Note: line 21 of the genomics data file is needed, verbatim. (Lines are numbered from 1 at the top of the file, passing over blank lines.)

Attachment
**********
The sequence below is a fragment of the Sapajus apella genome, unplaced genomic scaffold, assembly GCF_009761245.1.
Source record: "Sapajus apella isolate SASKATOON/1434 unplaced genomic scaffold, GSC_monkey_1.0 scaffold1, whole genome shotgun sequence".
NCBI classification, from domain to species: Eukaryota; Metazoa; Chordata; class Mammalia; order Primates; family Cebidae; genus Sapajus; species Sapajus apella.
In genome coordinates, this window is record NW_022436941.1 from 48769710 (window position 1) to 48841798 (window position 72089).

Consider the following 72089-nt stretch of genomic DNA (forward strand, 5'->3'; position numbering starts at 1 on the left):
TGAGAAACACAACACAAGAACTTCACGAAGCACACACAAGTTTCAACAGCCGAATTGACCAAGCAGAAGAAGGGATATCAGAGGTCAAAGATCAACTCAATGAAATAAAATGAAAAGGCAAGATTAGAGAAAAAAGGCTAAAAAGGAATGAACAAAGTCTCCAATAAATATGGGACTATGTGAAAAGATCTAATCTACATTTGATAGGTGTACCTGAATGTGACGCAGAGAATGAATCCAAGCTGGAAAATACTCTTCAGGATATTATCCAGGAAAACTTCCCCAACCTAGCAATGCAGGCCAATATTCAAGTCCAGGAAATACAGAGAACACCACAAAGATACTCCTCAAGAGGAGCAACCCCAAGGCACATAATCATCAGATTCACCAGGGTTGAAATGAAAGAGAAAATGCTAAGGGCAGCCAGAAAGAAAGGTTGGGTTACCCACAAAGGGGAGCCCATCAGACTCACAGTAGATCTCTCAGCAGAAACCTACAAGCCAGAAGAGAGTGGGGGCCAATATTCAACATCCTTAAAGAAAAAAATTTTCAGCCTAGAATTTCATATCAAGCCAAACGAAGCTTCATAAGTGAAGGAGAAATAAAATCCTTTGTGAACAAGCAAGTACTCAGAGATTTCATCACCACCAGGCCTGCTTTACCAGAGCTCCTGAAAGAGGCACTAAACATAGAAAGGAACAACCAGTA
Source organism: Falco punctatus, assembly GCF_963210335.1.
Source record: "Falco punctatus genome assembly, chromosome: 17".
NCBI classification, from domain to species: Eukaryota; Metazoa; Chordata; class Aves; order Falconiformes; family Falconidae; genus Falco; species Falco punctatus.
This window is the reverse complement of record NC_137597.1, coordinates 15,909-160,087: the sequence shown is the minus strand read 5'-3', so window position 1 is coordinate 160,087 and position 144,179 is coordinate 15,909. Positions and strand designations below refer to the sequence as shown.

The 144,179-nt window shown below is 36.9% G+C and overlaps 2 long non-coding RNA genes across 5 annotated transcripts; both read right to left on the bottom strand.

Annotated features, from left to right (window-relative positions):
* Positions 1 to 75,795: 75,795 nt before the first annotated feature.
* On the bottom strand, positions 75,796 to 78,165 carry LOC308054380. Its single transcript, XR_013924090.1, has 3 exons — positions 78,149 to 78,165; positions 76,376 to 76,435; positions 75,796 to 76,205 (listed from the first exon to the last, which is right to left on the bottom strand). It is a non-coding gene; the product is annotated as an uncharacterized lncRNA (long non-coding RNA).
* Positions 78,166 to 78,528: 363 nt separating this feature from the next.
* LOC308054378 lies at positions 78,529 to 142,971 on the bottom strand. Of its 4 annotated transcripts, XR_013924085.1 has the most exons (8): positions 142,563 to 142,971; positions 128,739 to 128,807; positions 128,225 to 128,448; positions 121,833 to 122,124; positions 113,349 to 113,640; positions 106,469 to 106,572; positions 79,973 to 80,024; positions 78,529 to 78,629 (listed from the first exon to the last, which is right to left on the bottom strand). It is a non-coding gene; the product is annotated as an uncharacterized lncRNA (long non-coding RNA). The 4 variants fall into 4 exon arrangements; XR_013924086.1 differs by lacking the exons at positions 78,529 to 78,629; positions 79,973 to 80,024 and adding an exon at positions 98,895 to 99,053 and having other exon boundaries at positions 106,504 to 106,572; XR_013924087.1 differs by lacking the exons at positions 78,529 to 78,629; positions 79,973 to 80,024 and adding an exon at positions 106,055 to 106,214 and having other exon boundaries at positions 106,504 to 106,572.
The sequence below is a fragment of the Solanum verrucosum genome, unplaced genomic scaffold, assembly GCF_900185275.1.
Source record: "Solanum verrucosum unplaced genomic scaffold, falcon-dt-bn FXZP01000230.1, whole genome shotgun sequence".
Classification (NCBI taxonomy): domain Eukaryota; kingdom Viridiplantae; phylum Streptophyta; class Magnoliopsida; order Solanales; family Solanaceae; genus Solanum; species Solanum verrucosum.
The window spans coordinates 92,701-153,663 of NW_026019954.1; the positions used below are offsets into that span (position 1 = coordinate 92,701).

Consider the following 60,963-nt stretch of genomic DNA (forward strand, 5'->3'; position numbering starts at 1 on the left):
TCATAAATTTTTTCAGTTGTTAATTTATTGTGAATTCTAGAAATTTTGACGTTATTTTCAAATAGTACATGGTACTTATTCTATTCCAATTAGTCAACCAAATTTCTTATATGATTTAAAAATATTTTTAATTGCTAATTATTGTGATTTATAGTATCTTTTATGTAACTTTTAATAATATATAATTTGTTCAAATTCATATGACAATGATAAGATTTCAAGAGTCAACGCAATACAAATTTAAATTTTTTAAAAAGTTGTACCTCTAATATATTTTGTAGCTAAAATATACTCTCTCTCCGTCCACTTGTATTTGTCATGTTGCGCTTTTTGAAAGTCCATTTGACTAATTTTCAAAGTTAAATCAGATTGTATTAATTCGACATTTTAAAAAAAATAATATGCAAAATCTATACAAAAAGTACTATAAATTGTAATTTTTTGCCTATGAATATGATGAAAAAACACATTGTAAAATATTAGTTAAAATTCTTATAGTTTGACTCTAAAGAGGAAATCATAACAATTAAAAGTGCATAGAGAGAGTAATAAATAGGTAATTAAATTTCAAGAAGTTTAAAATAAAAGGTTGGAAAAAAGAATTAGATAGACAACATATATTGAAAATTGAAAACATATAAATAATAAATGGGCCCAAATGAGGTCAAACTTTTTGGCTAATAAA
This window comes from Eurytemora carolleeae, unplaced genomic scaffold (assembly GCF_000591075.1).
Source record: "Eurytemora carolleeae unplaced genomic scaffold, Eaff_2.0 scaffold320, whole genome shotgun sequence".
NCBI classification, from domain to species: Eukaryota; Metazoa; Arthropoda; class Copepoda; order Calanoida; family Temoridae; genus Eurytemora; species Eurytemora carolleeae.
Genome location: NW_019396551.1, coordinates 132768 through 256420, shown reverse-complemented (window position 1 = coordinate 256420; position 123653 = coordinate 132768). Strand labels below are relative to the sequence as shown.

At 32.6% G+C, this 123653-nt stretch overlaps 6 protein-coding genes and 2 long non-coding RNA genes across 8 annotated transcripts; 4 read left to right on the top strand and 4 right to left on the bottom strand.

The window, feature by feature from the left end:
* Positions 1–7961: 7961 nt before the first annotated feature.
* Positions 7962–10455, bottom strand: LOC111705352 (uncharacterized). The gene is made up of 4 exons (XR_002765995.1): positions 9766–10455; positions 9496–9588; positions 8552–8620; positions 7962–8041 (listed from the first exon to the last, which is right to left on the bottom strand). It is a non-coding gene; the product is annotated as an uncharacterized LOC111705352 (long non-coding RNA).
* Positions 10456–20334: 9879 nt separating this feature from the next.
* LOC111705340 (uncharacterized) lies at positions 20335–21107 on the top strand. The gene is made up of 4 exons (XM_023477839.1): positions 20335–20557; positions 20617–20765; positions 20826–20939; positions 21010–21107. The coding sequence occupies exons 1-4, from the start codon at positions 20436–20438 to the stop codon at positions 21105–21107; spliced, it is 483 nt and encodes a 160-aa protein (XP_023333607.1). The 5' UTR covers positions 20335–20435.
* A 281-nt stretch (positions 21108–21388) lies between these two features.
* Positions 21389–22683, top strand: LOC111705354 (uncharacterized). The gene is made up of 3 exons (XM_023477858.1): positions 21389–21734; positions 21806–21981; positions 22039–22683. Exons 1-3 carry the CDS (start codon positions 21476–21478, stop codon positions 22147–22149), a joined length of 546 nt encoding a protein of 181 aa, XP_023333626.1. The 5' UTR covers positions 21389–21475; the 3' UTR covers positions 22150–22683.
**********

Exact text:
Consider the following 60,963-nt stretch of genomic DNA (forward strand, 5'->3'; position numbering starts at 1 on the left):